Sleep Your Way to Better Heart Health

Hitting the hay can do much more than leave you feeling refreshed. Sound, quality sleep (7 to 8 hours a night) [2] is connected with reducing your risk of developing cardiovascular disease, according to recent research. [1] But getting a good night’s rest isn’t as easy as counting sheep. Lots of things interfere with slumber, and what’s worse, you might unknowingly have some habits that are hampering your sleep. Before you tuck yourself in tonight, check out these six tips for better shut-eye and a healthier heart.

1. Stop drinking coffee by noon.

The caffeine in that cup of joe can stay in your system for more than 8-14 hours -- and some people are more sensitive to its jolt than others. That means if you’re sipping java past noon, the stimulant may still affect you at bedtime. [2, 3]

2. Get some exercise.

Aim to get about 30 to 45 minutes of moderate exercise each day to keep your heart healthy. But know that getting your heart pumping too close to bedtime may make it tougher to fall asleep. A good strategy: Exercise early in the day and then do some gentle stretching or yoga before bed. [3, 4]

3. Power down.

If your pillow time includes checking in on social media, you’ll likely have to update your status to sleepy the next day. The blue wavelengths of light emitted by smartphones, laptops, and tablets suppress melatonin, a hormone that aids in sound sleep, according to a Mayo Clinic study. The fix: Hold the screen at least 14 inches from your face and dim the display. Better yet, give your electronics a rest about a half hour before you plan to turn in for the night. [5, 6]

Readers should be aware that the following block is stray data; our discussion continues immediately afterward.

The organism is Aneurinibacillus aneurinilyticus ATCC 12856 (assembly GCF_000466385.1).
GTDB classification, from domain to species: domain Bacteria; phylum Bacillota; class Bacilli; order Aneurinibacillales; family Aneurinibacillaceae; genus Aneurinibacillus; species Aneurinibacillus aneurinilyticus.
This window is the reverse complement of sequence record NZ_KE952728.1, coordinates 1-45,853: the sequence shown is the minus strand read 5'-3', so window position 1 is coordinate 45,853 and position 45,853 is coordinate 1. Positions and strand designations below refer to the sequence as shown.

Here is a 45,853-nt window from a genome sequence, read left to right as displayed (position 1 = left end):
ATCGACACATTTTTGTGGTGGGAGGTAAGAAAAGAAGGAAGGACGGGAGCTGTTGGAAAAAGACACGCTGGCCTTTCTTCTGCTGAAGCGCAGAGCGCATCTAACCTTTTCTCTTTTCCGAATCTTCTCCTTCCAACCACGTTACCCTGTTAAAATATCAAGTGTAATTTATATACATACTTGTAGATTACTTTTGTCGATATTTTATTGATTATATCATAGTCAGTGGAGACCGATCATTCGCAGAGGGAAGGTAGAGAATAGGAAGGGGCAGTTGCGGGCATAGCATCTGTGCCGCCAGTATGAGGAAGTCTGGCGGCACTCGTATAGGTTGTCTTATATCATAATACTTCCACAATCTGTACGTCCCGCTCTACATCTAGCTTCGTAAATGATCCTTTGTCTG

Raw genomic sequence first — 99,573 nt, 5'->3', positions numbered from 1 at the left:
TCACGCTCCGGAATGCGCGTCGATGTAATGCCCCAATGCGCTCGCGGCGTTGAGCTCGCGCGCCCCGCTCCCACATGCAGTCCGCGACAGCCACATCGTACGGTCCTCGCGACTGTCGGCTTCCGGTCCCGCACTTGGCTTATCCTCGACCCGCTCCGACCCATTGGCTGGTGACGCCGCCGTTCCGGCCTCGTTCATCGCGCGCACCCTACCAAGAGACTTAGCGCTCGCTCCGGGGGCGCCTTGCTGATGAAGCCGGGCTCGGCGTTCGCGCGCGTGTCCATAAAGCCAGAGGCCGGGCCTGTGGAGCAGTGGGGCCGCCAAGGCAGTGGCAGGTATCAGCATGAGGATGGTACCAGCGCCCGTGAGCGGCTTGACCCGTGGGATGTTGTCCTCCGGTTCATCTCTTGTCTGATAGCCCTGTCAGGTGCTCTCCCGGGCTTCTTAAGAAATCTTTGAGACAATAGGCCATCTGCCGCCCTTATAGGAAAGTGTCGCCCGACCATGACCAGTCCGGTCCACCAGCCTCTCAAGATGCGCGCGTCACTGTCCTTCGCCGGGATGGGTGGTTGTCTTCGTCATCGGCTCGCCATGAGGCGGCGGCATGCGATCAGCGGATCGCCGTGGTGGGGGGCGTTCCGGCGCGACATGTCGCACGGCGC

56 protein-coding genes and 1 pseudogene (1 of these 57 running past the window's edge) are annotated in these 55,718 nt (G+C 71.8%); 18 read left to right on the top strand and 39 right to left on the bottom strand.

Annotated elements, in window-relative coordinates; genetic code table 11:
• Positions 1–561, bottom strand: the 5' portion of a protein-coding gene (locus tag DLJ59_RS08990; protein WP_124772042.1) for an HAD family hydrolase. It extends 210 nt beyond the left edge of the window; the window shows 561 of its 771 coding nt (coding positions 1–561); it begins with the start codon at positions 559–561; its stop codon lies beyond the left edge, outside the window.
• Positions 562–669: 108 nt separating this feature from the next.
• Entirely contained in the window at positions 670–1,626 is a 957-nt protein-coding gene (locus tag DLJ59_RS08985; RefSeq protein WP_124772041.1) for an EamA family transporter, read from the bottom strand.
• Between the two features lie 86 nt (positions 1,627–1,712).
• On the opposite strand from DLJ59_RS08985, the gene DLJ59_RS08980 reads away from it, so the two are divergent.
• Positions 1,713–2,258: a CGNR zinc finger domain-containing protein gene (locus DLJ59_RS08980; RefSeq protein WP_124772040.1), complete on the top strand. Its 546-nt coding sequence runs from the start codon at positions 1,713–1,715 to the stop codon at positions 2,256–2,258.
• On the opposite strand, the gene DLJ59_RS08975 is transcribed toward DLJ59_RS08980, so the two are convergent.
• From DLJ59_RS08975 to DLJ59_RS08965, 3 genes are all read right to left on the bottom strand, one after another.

4. Take a nap.

The National Sleep Foundation recommends taking a brief mid-afternoon nap to improve alertness -- about 20 to 30 minutes is perfect. Taking a siesta could even help your heart. Research from the Harvard School of Public Health suggests that napping may help lower the risk of death from heart disease. Just make it before 4 p.m., as nodding off too close to bedtime may make it harder for you to sleep come nightfall. [7]

5. Set the right temperature.

Cooler bedrooms most closely match the body’s natural nighttime decrease in temperature. The sweet zone is between 54 F and 75 F -- any temperature above or below could interrupt sleep, according to researchers. [8]

6. Look for light during the day.

The body’s biological clock is influenced by exposure to sunlight and getting some rays during the day will help regulate your sleeping pattern. For example, opening your curtains first thing in the morning to flood the room with light will help you feel more awake. And doing just the opposite at night will help prep your body for sleep. Block windows and turn any illuminated clocks away from the bed. If you happen to wake during the night, don’t flip on the light switch; you’ll go back to sleep more easily if the room stays dark. [3, 8]


1. Grandner MASands-Lincoln MRPak VMGarland SN

Sleep duration, cardiovascular disease, and proinflammatory biomarkers.

Nat Sci Sleep. 2013 Jul 22;5:93-107. doi: 10.2147/NSS.S31063. Print 2013.

2. American Academy of Sleep Medicine: Sleep & Caffeine

Accessed 8/8/2013

3. Harvard Health Publications: Insomnia: Restoring Restful Sleep

Accessed 8/8/2013

4. National Sleep Foundation: Nutrition, Exercise, and Sleep

Accessed 8/8/2013

5. Sleep Conference 2013: Abstract 532

Accessed 8/8/2013

6. .Are Smartphones Disrupting Your Sleep? Mayo Clinic Study Examines the Question

Accessed 8/8/2013

7. National Sleep Foundation: Napping

Accessed 8/8/2013

8. National Sleep Foundation: Sleep Environment:

Accessed 8/8/2013